Pakistan and the United States have had a wild ride over the years — three marriages and two divorces. Events since the start of the year suggest that we may be headed for a third divorce.
The recent announcement that the United States is suspending about one-third of its military assistance is understandable at one level — but both the United States and Pakistan still need each other, and this is not the way to avoid a breakup.
Since January, the two governments have been trying to renegotiate their “rules of engagement,” the basic ground rules for how the two countries, and especially their intelligence services, deal with one another.
Pakistan’s policy is driven by the army’s anger at the humiliations it has suffered from the United States. As seen from Pakistan, there have been several, but the most important was the raid that killed Osama bin Laden. The team of U.S. SEALs got into Abbottabad, within a mile of the Pakistani equivalent of West Point, picked up and killed its “high-value target,” and left without Pakistan’s knowing what was up, let alone being asked in advance.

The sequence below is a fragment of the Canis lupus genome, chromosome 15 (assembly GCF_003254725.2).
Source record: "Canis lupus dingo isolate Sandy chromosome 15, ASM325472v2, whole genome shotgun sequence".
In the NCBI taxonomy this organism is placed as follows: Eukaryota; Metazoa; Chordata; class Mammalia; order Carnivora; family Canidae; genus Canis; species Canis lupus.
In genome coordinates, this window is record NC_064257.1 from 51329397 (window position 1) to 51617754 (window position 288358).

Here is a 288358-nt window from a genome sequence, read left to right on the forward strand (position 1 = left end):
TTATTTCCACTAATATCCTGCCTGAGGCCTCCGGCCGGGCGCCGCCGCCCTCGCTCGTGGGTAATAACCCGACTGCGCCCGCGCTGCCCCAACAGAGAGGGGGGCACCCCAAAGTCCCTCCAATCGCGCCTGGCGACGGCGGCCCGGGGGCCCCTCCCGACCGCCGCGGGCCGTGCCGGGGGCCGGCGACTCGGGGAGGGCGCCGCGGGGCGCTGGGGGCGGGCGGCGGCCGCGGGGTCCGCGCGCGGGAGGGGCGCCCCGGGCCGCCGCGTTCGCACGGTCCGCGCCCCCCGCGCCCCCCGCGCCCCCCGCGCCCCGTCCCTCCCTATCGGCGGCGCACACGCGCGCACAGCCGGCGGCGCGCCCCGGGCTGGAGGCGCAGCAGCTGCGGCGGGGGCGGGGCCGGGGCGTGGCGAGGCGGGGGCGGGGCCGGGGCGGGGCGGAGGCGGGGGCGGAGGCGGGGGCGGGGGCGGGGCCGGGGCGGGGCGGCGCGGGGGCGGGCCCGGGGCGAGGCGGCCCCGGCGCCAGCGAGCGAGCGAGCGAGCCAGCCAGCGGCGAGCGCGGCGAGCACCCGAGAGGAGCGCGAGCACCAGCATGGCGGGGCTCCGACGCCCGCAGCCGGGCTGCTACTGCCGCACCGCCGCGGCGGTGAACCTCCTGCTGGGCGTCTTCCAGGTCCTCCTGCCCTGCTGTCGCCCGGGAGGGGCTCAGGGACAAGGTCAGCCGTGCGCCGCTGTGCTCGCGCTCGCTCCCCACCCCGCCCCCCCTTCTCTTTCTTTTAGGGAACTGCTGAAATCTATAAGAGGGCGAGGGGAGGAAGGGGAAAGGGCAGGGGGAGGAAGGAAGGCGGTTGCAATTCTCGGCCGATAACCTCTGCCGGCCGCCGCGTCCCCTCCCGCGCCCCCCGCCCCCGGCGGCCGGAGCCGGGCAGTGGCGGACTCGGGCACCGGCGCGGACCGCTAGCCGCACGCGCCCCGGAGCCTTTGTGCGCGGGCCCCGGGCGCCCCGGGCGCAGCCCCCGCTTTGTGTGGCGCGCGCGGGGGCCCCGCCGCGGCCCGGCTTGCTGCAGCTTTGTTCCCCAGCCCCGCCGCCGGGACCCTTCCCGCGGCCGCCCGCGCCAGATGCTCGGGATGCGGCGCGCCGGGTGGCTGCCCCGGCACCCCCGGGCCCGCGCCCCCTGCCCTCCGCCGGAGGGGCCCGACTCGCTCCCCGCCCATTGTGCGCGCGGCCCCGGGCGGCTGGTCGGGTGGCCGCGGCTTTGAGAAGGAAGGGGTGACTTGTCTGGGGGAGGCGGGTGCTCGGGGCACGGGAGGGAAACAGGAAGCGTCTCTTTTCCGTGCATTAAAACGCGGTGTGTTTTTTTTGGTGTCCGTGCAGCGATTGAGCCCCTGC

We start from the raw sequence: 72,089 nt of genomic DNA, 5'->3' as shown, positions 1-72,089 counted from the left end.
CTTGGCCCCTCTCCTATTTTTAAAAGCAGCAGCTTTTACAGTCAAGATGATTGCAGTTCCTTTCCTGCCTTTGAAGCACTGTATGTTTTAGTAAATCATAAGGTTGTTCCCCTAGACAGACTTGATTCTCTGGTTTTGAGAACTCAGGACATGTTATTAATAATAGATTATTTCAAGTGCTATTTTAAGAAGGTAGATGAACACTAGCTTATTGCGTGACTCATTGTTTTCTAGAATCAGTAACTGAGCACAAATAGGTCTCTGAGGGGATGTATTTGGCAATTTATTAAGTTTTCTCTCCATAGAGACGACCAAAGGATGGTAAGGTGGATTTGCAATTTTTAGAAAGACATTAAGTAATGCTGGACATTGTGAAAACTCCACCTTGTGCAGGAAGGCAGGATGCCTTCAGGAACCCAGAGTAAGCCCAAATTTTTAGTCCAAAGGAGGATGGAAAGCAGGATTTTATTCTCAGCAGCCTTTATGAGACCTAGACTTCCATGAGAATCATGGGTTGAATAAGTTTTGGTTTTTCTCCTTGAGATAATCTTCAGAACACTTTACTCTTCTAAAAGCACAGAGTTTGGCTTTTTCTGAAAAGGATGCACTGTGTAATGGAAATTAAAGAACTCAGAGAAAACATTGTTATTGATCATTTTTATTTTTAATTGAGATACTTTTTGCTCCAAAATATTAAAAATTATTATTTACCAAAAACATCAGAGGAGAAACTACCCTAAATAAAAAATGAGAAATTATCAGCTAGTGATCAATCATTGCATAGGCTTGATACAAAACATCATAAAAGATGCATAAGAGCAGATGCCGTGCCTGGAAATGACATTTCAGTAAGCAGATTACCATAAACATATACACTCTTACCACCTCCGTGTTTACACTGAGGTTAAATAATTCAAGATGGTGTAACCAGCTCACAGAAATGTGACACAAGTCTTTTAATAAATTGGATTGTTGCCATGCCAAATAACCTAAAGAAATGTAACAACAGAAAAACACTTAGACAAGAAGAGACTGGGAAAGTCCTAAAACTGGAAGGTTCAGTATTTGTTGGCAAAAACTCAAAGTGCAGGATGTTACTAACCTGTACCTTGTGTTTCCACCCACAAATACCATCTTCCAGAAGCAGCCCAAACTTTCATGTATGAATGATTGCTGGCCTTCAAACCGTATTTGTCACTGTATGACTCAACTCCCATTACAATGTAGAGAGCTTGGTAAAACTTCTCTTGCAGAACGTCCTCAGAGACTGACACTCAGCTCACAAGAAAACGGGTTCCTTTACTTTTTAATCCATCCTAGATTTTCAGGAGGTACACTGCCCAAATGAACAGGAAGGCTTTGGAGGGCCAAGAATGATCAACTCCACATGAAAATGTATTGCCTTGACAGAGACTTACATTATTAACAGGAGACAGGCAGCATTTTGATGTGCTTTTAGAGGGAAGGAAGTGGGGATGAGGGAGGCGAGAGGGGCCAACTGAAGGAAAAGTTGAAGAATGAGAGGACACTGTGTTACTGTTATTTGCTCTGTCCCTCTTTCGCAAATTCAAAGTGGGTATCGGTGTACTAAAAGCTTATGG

[The U.S. seeks] to portray Iran as a criminal enterprise, not just as another bad country but as a rogue state that is engaged in horrible crimes across the region.... We are moving from a position of accommodation to one of confrontation across multiple fronts.
There’s a very strong tendency in U.S. foreign policy to acknowledge and to congratulate for holding elections, even when those elections take place in a pretty unfair context.